About the Russian River

The Russian River is 110 miles long with headwaters North of Ukiah, near Willits, that flow southward to Forestville where it runs West and empties into the Pacific at Jenner.

The watershed area is roughly 1500 square miles, with large dams Lake Mendocino in Ukiah and Lake Sonoma near Healdsburg. In Potter Valley a PG&E hydroelectric facility diverts water from the Eel River into the East Fork of the Russian River.

The Russian River was first known among the Southern Pomo as Ashokawna, “East water place” or “water to the East;” later an 1843 Spanish Land Grant referred to it as Rio Grande.

The river gets its current name from the Russians of the Russian American Company who settled in Fort Ross just North of Jenner in the early 1800’s and explored the river using native Inuit’s from the far North to trap fur bearing river otters and sea otters off the coast. After the Russian American Company left Fort Ross, the next wave of settlers were drawn to the plentiful redwoods and logging became the principal industry in the watershed, with mills and railroads sprouting up to cut and transport centuries old redwood to the San Francisco Bay Area to construct buildings and ships.

The Russian River drew people since the first Native American settlers because of its bountiful fish populations and abundance of basket making materials. The Russian River is still home to endangered and threatened runs of Chinook Salmon, Coho Salmon and Steelhead Trout.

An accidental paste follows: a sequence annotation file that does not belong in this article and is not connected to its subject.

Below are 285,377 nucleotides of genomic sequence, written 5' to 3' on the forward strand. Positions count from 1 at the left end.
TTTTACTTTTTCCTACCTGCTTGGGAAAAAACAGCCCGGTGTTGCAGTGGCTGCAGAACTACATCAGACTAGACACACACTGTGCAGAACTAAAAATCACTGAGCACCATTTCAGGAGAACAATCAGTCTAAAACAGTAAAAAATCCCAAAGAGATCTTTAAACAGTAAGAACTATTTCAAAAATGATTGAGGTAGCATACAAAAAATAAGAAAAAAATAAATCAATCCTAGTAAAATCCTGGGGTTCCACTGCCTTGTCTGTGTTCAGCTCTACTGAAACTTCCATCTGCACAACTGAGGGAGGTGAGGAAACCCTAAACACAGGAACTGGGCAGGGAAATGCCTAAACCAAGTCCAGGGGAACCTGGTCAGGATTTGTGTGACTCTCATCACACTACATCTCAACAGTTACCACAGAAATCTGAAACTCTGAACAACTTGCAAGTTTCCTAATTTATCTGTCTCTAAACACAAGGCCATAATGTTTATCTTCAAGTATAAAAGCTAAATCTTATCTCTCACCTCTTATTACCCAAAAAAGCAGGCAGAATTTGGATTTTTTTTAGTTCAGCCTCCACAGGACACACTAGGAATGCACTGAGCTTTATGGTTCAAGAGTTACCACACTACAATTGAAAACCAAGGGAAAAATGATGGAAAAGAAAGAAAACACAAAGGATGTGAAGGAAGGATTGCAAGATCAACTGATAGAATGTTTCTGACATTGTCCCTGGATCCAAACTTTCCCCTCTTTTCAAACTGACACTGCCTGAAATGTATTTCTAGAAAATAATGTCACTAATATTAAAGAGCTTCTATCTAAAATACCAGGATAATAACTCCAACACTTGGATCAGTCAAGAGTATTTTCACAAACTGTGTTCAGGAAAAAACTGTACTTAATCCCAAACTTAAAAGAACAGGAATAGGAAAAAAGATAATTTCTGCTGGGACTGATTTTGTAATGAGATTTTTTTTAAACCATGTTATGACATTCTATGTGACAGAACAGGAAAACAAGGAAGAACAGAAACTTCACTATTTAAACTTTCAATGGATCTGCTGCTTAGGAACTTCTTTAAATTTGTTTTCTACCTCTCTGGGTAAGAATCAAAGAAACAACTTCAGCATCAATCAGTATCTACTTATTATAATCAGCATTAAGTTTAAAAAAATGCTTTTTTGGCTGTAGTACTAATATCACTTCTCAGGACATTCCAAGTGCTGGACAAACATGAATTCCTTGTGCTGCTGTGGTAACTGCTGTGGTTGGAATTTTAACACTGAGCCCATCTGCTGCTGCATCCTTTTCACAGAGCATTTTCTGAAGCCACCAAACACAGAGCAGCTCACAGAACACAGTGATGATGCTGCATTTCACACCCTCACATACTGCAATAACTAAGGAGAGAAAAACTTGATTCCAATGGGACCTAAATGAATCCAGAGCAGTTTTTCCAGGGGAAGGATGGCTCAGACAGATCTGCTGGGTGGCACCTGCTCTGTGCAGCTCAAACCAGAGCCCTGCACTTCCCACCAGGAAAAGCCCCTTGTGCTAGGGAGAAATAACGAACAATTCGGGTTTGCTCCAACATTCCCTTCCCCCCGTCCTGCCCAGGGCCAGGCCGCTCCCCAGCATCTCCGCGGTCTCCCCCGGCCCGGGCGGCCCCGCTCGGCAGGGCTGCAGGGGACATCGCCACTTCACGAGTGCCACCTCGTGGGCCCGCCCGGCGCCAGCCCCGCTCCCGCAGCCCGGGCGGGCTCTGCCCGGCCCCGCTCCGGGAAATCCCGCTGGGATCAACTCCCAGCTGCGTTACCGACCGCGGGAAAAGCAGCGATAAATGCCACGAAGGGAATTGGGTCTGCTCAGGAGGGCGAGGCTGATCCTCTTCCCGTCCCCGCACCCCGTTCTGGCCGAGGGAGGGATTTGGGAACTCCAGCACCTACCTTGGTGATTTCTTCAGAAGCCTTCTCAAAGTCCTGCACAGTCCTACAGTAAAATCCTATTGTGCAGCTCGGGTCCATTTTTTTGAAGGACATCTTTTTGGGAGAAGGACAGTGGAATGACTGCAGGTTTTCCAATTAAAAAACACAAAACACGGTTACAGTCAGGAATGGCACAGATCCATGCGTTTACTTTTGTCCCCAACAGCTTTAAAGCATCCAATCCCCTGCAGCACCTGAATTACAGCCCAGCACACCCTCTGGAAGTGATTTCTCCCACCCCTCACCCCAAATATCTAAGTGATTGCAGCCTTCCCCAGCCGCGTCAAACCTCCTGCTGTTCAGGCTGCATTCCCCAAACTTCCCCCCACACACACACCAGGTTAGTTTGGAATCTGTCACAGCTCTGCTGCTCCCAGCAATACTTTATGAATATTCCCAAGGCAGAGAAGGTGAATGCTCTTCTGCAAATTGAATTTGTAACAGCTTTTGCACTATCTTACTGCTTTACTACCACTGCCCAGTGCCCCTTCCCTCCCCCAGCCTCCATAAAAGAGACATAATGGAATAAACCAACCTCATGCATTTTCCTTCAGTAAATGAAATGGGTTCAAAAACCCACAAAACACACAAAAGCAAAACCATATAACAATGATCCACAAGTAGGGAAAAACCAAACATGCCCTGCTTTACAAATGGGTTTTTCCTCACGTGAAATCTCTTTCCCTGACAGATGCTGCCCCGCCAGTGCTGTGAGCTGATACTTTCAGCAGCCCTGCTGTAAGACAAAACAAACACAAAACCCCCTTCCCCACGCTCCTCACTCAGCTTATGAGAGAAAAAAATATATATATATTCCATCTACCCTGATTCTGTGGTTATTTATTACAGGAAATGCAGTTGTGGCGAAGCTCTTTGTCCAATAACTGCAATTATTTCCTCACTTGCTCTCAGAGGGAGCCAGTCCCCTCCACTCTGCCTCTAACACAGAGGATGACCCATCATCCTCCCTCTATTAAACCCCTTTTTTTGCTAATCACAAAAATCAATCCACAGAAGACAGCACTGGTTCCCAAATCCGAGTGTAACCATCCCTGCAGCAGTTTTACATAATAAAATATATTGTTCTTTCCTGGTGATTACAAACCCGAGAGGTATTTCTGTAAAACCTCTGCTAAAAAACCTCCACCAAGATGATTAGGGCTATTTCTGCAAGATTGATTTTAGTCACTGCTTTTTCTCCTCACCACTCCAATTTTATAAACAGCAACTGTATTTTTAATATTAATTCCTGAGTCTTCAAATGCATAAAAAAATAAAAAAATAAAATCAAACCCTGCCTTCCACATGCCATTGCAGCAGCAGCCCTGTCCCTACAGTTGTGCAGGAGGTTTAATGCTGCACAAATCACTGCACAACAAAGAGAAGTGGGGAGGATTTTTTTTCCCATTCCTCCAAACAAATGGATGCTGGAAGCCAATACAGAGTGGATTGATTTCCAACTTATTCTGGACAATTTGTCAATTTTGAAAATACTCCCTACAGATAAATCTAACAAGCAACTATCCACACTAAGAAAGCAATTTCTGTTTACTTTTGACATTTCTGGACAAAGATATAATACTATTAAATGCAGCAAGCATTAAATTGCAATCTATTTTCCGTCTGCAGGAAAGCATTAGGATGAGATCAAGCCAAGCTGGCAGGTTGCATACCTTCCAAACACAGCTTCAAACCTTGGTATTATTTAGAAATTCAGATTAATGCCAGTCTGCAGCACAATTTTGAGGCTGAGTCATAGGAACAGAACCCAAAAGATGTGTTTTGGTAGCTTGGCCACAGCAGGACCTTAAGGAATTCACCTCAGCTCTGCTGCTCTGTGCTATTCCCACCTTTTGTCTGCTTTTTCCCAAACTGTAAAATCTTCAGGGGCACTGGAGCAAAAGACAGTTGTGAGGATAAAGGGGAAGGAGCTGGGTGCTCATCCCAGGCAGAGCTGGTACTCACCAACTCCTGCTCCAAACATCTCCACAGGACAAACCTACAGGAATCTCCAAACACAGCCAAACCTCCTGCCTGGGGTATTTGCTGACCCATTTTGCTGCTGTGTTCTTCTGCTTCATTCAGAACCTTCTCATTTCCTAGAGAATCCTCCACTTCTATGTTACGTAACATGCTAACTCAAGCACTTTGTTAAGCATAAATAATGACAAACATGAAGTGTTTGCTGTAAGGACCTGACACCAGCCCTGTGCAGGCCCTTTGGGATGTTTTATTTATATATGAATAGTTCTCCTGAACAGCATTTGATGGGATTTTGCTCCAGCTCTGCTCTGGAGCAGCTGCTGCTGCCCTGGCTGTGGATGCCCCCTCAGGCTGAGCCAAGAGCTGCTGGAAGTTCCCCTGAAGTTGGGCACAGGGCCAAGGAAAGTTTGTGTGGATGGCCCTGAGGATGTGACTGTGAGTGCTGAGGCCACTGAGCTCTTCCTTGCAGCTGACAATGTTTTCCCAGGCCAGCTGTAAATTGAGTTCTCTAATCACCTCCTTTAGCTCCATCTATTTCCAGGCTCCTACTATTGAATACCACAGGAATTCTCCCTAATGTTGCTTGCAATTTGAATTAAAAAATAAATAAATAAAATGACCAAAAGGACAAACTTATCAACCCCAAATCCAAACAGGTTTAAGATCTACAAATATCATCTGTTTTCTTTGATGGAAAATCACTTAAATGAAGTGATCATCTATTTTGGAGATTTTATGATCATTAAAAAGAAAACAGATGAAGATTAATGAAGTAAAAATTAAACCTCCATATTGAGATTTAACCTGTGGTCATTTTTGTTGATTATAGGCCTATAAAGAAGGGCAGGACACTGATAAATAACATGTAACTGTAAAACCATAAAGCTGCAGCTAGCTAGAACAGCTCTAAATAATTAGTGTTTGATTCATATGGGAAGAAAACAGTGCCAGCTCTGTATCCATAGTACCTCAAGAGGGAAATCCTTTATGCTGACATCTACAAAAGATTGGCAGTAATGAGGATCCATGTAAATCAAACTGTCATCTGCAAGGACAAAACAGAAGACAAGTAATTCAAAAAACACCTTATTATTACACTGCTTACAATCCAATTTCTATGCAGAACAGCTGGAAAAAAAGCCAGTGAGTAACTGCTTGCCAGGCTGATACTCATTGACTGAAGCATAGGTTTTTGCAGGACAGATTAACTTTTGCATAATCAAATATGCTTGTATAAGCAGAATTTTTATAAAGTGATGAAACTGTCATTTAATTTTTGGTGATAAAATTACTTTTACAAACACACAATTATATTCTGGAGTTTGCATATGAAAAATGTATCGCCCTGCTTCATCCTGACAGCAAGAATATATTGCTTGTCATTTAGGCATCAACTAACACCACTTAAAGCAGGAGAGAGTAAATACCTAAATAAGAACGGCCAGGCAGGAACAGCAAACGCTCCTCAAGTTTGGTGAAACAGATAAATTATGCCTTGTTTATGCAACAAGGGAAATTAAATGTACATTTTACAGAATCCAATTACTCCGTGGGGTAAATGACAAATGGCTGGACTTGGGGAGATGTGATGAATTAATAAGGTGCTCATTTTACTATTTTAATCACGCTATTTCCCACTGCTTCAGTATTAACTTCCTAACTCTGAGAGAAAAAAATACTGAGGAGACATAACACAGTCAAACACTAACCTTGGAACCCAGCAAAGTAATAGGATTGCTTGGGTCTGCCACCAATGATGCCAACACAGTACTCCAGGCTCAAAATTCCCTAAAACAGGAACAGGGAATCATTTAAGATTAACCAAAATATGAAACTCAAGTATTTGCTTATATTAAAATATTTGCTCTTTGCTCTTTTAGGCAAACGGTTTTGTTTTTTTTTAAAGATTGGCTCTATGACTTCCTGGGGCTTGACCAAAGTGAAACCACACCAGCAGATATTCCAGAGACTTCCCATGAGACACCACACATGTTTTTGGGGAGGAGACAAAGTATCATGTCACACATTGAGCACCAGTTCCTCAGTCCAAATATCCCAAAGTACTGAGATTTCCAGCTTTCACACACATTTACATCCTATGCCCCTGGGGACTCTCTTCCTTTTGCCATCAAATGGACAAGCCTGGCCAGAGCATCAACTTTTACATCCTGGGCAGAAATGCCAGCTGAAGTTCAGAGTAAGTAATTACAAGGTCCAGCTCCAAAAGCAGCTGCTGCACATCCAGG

Today the Russian River is a cornerstone to the local community and the greater San Francisco Bay area, providing water to over 600,000 residents and summer recreation to almost a million visitors a year. The Russian River’s recreational opportunities to swim, sunbathe, float a tube, canoe or kayak, fish, bird watch, relax, or just get away and connect with nature have drawn visitors and summer residents from the northern California for over a 100 years.


KRIS supplies technical information about fish, water quality and watershed dynamics.

The North Coast Resource Partnership has many pages of information about the Russian River watershed.

Sonoma County Regional Parks lists river access points.

Swim Guide is a smartphone app that helps you discover beaches along the Russian River and California coast. It shows you the current status of each beach so you know where the water is clean enough to swim every single day. It also allows you to report pollution to your closest Waterkeeper.